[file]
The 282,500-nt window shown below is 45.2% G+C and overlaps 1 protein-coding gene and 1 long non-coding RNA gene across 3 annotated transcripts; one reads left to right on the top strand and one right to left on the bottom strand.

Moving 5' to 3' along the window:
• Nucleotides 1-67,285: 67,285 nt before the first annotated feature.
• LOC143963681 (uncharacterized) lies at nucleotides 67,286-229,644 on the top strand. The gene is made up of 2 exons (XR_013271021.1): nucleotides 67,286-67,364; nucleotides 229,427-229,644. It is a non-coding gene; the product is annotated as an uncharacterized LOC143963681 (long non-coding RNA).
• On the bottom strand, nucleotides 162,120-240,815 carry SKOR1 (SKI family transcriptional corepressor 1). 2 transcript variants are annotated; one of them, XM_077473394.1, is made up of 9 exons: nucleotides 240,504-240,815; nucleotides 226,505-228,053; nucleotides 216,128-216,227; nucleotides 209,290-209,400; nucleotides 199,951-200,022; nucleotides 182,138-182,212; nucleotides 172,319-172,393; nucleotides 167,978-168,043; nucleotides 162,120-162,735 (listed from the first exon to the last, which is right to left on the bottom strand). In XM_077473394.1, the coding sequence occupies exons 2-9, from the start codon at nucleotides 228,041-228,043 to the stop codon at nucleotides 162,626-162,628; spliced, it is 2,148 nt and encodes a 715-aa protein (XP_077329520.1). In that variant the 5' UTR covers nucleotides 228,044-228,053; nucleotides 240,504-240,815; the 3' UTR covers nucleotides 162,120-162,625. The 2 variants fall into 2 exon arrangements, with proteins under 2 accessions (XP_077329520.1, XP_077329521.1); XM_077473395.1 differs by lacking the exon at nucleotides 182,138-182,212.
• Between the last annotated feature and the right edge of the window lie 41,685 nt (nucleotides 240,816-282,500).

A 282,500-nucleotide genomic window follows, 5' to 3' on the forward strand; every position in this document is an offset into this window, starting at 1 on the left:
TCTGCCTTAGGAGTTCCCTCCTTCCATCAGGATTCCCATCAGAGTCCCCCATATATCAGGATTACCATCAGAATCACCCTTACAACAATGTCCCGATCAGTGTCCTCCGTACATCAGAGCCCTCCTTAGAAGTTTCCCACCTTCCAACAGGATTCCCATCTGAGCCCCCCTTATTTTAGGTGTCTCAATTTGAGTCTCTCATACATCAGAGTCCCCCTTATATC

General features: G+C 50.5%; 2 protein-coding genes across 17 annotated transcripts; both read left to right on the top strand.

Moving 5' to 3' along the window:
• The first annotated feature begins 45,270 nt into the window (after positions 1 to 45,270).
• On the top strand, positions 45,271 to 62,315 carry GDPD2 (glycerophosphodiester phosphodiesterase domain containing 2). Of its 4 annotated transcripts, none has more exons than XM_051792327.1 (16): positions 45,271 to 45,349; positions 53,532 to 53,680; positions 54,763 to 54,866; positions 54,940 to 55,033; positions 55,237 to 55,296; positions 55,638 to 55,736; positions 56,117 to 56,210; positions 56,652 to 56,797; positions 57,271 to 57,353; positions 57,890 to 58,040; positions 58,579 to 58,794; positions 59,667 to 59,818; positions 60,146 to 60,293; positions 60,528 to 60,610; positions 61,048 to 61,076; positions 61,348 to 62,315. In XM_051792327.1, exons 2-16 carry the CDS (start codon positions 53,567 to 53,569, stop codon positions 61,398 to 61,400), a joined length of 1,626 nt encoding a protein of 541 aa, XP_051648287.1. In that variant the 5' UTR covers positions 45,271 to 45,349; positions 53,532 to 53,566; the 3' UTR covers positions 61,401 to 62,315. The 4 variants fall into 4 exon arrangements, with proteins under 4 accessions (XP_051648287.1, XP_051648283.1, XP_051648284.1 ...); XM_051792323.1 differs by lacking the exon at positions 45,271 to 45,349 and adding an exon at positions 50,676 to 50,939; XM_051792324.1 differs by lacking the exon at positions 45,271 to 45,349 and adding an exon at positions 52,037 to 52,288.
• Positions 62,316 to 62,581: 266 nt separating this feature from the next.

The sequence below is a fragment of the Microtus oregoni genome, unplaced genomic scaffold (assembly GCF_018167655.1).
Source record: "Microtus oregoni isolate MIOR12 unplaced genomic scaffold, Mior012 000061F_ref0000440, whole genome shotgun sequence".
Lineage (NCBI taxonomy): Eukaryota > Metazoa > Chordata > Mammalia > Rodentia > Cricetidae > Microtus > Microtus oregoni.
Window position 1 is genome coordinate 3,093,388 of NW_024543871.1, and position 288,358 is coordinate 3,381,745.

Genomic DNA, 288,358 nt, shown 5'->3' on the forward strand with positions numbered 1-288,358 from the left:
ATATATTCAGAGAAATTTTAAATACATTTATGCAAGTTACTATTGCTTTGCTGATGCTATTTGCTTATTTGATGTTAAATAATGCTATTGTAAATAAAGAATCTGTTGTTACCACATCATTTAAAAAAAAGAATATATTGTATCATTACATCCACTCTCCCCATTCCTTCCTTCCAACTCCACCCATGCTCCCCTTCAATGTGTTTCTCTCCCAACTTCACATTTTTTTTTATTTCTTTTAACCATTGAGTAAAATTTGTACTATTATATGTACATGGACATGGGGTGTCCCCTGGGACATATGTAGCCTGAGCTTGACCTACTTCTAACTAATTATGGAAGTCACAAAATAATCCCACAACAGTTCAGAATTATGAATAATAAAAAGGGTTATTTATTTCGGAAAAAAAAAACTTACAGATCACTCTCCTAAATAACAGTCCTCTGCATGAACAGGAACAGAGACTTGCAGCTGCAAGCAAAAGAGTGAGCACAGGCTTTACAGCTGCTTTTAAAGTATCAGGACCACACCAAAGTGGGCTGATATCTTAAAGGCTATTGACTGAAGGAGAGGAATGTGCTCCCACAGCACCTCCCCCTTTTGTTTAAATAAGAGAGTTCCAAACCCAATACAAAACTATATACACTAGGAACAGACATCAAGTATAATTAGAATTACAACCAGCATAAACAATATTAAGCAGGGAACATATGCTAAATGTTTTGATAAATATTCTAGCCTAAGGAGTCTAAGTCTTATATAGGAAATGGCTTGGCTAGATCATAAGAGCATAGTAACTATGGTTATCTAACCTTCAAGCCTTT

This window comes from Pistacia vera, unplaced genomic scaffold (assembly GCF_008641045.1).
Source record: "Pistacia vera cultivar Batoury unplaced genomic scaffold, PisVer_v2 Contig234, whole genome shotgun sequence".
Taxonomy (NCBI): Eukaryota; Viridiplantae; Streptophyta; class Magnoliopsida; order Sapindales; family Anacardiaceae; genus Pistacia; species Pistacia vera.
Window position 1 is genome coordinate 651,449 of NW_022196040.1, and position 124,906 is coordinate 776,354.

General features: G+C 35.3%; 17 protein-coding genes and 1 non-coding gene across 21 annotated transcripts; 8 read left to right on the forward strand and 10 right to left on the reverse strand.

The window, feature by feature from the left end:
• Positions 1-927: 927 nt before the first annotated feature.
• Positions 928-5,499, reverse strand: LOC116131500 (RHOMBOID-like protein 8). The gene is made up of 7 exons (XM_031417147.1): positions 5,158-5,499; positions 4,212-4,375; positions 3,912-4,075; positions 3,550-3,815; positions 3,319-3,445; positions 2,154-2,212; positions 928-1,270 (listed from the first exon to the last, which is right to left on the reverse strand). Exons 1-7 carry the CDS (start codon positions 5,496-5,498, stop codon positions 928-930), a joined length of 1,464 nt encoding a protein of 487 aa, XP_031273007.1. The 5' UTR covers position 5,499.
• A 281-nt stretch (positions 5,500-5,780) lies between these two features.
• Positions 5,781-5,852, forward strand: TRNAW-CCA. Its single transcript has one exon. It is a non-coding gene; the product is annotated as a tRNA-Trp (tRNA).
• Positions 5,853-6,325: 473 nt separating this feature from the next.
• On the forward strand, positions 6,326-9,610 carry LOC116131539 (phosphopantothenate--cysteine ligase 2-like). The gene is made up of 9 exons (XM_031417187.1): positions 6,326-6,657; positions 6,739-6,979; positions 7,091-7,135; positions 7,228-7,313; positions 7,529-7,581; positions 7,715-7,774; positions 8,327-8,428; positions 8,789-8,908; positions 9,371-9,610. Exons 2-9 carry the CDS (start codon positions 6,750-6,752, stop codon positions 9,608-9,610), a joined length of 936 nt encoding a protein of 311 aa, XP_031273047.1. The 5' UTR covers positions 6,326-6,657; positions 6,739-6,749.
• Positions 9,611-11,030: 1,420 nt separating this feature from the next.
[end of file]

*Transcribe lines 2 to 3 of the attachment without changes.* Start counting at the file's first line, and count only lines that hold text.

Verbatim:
Moving 5' to 3' along the window:
• Nucleotides 1-67,285: 67,285 nt before the first annotated feature.